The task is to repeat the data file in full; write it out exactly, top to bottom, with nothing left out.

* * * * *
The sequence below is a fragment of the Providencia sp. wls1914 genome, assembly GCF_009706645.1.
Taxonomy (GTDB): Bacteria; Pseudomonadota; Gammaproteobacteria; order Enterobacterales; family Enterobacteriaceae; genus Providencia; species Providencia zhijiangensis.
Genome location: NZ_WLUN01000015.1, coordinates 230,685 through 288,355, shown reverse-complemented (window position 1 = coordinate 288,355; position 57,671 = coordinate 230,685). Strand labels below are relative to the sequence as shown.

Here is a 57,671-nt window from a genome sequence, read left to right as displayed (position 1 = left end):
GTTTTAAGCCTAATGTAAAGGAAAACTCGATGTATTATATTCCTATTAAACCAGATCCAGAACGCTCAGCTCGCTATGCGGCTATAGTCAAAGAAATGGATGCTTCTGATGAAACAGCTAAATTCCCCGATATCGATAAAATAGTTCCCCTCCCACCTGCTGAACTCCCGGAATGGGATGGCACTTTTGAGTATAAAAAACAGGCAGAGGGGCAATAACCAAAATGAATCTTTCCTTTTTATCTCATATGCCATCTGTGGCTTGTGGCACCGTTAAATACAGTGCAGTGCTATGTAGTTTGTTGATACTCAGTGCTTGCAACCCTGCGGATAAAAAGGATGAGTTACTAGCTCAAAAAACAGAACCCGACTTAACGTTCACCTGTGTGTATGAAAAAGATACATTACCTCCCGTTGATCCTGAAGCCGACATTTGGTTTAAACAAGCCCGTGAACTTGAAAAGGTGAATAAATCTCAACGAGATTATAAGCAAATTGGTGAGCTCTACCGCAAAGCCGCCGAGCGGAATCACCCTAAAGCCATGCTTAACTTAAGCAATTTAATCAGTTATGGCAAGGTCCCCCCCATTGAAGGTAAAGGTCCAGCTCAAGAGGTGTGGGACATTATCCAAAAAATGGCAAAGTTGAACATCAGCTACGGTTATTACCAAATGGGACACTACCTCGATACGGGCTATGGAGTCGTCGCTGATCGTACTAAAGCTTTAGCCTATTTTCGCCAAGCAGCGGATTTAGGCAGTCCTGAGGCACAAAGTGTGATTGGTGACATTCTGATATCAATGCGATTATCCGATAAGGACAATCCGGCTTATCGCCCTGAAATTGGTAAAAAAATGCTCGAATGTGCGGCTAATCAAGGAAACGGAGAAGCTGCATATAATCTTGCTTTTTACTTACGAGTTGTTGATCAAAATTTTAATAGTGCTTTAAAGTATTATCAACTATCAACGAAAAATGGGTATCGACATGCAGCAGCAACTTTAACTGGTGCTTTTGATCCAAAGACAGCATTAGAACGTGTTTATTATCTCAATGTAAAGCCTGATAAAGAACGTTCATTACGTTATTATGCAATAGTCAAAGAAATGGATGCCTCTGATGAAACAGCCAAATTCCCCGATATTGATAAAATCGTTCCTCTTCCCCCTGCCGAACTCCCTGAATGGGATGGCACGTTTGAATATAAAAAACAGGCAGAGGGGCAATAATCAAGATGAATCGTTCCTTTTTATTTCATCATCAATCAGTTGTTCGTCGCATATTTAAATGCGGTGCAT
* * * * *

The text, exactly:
The sequence below is a fragment of the Providencia sp. wls1914 genome, assembly GCF_009706645.1.
Taxonomy (GTDB): Bacteria; Pseudomonadota; Gammaproteobacteria; order Enterobacterales; family Enterobacteriaceae; genus Providencia; species Providencia zhijiangensis.
Genome location: NZ_WLUN01000015.1, coordinates 230,685 through 288,355, shown reverse-complemented (window position 1 = coordinate 288,355; position 57,671 = coordinate 230,685). Strand labels below are relative to the sequence as shown.

Here is a 57,671-nt window from a genome sequence, read left to right as displayed (position 1 = left end):
GTTTTAAGCCTAATGTAAAGGAAAACTCGATGTATTATATTCCTATTAAACCAGATCCAGAACGCTCAGCTCGCTATGCGGCTATAGTCAAAGAAATGGATGCTTCTGATGAAACAGCTAAATTCCCCGATATCGATAAAATAGTTCCCCTCCCACCTGCTGAACTCCCGGAATGGGATGGCACTTTTGAGTATAAAAAACAGGCAGAGGGGCAATAACCAAAATGAATCTTTCCTTTTTATCTCATATGCCATCTGTGGCTTGTGGCACCGTTAAATACAGTGCAGTGCTATGTAGTTTGTTGATACTCAGTGCTTGCAACCCTGCGGATAAAAAGGATGAGTTACTAGCTCAAAAAACAGAACCCGACTTAACGTTCACCTGTGTGTATGAAAAAGATACATTACCTCCCGTTGATCCTGAAGCCGACATTTGGTTTAAACAAGCCCGTGAACTTGAAAAGGTGAATAAATCTCAACGAGATTATAAGCAAATTGGTGAGCTCTACCGCAAAGCCGCCGAGCGGAATCACCCTAAAGCCATGCTTAACTTAAGCAATTTAATCAGTTATGGCAAGGTCCCCCCCATTGAAGGTAAAGGTCCAGCTCAAGAGGTGTGGGACATTATCCAAAAAATGGCAAAGTTGAACATCAGCTACGGTTATTACCAAATGGGACACTACCTCGATACGGGCTATGGAGTCGTCGCTGATCGTACTAAAGCTTTAGCCTATTTTCGCCAAGCAGCGGATTTAGGCAGTCCTGAGGCACAAAGTGTGATTGGTGACATTCTGATATCAATGCGATTATCCGATAAGGACAATCCGGCTTATCGCCCTGAAATTGGTAAAAAAATGCTCGAATGTGCGGCTAATCAAGGAAACGGAGAAGCTGCATATAATCTTGCTTTTTACTTACGAGTTGTTGATCAAAATTTTAATAGTGCTTTAAAGTATTATCAACTATCAACGAAAAATGGGTATCGACATGCAGCAGCAACTTTAACTGGTGCTTTTGATCCAAAGACAGCATTAGAACGTGTTTATTATCTCAATGTAAAGCCTGATAAAGAACGTTCATTACGTTATTATGCAATAGTCAAAGAAATGGATGCCTCTGATGAAACAGCCAAATTCCCCGATATTGATAAAATCGTTCCTCTTCCCCCTGCCGAACTCCCTGAATGGGATGGCACGTTTGAATATAAAAAACAGGCAGAGGGGCAATAATCAAGATGAATCGTTCCTTTTTATTTCATCATCAATCAGTTGTTCGTCGCATATTTAAATGCGGTGCAT